Nothing beats the tranquility and attractiveness of a beautiful backyard or garden pond. Before you grab the shovel, it's a good idea to add up the costs first, and then decide how much of the work you want to handle yourself to meet your budget. If you prefer someone else build your pond from start to finish, plan to pay a landscaper or contractor about $2,000 for a 6-foot by 8-foot pond.
Excavating a hole for your pond requires either digging by hand, which costs nothing other than potential trips to a chiropractor, or hiring an experienced excavator. If you go the professional route, a small backyard pond costs from $400 to $600 for a day of digging with a backhoe, according to the Mid-Atlantic Koi Club.
Before you begin staking the area for excavation, get someone from the Natural Resources Conservation Service (nrcs.usda.gov), a branch of the U.S. Department of Agriculture, to consult with you. Your tax dollars make this free consultation invaluable in determining the feasibility of adding a pond to your property. More importantly, the consultant tells you about any permits required in your area to start digging. If you skip the permit-acquiring process, you may need to spend some money in court. Your local county extension office may also offer this service for free.
Once you dig your pond, you need to use a liner to help keep water in the pond. Liners run from .50 cents to $1 per square foot of liner, depending on the type you buy. If you’re building a small backyard pond complete with fish, you must install bottom drains and a filter system to keep the water flowing. Drains range in price from $99 to $140 each. One of the better filter systems runs about $1,200, although you’ll find them for less money. You also need a pump to keep the water moving through the filter system. Pumps cost up to $400 each, depending on the brand you purchase. If the pond will hold fish, you may need air pumps at about $350 each. If you live in an area where water temperatures may drop below 45 degrees, you will probably want to invest in a heater that will cost between $500 to $2,400.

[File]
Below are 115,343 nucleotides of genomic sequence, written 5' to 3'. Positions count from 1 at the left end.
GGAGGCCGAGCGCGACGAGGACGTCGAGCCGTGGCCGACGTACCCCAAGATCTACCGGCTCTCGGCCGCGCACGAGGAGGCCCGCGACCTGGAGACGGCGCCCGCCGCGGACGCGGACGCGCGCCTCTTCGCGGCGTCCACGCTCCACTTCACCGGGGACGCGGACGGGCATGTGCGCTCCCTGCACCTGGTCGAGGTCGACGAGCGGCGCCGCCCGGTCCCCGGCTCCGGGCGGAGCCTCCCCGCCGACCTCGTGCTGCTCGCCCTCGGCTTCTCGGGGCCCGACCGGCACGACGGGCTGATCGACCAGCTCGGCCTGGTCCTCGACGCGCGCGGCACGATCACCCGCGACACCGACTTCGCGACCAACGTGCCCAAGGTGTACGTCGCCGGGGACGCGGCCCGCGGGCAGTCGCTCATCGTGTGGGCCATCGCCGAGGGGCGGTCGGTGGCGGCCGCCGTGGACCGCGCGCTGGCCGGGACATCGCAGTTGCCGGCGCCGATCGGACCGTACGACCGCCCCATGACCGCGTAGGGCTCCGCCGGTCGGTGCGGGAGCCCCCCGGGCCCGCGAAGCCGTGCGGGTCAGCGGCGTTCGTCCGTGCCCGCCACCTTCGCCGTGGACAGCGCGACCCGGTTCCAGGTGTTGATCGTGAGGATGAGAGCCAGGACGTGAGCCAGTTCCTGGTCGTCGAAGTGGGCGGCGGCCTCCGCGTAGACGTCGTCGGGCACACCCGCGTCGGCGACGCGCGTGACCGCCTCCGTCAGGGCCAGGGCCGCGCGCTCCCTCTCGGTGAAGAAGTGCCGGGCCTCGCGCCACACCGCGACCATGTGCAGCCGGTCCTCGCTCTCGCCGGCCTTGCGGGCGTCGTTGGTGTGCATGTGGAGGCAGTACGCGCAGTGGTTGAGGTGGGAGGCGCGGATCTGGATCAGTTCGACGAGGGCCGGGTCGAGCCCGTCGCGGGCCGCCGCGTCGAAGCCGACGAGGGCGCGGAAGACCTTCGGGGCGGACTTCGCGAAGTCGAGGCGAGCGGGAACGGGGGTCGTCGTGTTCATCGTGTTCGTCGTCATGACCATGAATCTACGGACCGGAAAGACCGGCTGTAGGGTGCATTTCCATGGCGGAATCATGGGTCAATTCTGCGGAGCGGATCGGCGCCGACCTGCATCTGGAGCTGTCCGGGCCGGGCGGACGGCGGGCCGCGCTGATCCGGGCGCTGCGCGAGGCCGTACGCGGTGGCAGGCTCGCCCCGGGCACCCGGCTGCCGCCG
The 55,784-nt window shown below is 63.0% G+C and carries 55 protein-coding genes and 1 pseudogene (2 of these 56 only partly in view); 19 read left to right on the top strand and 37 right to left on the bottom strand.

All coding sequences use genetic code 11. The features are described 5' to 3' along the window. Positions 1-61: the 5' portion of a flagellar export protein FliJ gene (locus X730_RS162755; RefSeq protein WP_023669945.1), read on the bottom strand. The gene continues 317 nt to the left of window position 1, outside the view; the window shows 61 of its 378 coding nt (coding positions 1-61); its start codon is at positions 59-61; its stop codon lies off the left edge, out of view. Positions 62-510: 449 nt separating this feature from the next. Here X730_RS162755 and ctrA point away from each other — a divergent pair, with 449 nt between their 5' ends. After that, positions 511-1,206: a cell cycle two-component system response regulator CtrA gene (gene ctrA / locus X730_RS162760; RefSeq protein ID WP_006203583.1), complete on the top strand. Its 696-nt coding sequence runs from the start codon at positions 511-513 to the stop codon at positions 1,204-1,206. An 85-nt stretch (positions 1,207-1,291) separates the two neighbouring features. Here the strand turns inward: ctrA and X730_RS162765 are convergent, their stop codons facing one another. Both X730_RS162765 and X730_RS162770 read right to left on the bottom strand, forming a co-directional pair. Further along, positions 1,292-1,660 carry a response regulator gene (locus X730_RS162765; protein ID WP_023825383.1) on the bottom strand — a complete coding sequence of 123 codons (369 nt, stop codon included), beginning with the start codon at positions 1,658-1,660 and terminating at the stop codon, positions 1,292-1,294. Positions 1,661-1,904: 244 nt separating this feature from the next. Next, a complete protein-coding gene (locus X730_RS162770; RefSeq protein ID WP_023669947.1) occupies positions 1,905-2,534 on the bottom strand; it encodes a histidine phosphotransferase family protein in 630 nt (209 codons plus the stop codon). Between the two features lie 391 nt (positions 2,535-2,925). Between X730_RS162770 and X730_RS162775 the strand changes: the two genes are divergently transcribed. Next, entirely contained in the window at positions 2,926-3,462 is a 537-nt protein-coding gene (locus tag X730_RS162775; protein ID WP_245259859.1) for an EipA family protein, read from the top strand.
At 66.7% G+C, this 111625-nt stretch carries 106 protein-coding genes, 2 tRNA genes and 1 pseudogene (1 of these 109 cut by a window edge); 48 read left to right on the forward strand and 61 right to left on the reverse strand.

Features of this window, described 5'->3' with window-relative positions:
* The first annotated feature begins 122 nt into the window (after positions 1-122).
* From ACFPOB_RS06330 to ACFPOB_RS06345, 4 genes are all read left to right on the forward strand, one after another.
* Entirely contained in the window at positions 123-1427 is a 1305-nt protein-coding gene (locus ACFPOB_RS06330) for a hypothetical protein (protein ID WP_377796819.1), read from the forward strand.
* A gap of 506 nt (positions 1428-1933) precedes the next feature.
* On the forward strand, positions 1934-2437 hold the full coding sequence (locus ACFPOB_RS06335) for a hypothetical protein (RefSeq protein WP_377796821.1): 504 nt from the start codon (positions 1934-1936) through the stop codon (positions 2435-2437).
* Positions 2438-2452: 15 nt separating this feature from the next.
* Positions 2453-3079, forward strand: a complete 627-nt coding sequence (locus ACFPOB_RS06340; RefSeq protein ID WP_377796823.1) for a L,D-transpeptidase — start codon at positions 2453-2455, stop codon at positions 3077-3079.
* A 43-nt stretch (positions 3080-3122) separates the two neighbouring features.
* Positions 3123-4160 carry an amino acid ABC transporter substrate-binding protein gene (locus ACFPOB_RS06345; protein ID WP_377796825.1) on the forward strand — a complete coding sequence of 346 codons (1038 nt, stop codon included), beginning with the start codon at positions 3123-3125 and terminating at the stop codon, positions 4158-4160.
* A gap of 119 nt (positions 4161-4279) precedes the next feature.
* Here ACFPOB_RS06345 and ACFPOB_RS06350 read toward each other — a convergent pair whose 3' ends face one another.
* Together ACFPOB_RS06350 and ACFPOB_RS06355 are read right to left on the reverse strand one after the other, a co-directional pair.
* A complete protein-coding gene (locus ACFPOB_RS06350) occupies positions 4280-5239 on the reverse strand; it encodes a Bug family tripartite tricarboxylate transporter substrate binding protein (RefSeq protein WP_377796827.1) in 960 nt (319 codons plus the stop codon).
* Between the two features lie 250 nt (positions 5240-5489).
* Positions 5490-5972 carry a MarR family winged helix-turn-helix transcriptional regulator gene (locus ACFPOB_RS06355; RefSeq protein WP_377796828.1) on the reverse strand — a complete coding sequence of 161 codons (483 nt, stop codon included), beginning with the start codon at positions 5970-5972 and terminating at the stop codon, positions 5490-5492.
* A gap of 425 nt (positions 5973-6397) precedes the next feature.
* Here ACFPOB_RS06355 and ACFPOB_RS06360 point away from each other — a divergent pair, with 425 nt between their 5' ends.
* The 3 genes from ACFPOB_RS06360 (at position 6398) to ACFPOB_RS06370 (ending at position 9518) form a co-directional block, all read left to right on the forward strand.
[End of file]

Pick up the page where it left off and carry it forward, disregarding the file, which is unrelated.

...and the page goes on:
One option for keeping costs down requires buying a do-it-yourself kit that includes all the components required for a small pond. A kit that sells for about $600 includes a 10-foot by 15-foot liner for a shallow 6-foot by 8-foot pond. You also get a filter, tubing and fittings to put it altogether. You still need to dig the hole, so invite some friends over on the weekend, provide them with shovels and cold beverages and the hole may be dug in no time.
Nancy Wagner is a marketing strategist and speaker who started writing in 1998. She writes business plans for startups and established companies and teaches marketing and promotional tactics at local workshops. Wagner's business and marketing articles have appeared in "Home Business Journal," "Nation’s Business," "Emerging Business" and "The Mortgage Press," among others. She holds a B.S. from Eastern Illinois University.